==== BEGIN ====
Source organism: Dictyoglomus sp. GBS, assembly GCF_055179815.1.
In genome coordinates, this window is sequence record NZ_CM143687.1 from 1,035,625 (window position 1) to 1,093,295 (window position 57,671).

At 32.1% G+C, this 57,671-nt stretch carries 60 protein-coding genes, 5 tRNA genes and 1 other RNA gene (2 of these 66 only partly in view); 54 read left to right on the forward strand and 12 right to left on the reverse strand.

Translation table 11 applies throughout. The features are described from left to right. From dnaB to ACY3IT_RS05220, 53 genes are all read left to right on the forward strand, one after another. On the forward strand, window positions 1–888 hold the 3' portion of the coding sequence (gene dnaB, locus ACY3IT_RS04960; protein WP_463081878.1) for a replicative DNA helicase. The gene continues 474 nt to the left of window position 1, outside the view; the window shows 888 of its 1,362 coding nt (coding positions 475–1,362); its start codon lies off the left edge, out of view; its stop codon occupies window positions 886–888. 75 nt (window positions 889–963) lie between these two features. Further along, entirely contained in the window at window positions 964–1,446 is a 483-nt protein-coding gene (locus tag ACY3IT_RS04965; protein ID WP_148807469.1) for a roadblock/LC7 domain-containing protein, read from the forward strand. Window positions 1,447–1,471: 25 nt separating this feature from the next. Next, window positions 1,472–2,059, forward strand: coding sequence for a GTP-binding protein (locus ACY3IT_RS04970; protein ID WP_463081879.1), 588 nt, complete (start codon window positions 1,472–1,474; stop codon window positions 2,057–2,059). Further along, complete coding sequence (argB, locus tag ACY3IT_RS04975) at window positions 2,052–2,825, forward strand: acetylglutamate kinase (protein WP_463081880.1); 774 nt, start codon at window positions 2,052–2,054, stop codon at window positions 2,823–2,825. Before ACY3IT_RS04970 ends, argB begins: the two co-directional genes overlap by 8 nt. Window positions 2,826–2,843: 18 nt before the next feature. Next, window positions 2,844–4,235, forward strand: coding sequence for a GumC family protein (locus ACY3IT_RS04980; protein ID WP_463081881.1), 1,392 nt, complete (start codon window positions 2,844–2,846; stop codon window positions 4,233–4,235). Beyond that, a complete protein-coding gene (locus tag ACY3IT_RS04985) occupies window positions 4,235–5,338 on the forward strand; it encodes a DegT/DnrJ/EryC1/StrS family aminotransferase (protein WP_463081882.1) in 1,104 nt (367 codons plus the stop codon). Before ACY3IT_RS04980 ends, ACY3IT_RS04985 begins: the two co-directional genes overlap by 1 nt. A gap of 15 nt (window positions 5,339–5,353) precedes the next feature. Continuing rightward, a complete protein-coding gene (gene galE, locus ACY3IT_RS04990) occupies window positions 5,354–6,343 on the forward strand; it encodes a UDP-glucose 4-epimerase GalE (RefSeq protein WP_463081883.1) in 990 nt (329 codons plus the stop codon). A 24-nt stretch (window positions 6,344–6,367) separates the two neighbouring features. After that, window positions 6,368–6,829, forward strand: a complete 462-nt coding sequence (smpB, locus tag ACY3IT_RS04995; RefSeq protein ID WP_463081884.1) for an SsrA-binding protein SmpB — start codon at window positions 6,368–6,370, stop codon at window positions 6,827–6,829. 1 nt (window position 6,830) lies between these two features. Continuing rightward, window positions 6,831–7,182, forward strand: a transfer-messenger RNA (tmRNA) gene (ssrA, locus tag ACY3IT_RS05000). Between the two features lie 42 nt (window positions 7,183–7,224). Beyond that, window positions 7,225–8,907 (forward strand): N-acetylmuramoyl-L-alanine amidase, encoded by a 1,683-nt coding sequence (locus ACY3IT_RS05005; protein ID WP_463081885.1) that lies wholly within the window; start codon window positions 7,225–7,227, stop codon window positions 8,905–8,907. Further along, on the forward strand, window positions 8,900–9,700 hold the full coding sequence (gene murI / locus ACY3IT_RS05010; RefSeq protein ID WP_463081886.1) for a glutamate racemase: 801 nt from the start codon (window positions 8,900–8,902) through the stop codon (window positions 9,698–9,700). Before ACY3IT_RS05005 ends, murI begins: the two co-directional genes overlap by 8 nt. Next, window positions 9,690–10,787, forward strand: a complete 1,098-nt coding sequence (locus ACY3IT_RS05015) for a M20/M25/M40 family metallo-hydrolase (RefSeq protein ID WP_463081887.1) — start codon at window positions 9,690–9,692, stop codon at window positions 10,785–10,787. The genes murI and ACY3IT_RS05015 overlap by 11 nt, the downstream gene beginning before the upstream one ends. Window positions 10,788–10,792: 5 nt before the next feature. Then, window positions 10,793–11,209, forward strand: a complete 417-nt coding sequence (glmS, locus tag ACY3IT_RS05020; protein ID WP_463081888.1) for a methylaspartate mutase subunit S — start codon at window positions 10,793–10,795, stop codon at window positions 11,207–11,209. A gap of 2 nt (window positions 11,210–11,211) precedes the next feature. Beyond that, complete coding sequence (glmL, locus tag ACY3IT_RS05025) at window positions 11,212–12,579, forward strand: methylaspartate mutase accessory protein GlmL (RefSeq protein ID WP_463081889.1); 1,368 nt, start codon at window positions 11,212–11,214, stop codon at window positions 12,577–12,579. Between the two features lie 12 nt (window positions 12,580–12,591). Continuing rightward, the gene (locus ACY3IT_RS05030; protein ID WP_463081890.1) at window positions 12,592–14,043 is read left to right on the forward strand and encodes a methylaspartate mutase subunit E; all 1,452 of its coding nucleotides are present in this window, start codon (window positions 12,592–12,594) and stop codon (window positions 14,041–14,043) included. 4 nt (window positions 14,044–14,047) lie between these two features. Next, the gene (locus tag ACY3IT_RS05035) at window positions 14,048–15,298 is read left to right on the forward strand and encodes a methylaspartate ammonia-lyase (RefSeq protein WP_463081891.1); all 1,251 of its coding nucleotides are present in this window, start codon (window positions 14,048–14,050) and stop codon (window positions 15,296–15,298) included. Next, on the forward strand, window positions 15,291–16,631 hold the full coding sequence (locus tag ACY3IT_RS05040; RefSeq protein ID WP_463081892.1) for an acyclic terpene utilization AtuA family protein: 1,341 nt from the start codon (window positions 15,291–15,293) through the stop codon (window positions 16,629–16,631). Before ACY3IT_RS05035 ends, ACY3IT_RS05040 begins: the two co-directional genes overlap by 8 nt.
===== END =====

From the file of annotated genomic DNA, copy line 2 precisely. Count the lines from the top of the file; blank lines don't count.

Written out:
In genome coordinates, this window is sequence record NZ_CM143687.1 from 1,035,625 (window position 1) to 1,093,295 (window position 57,671).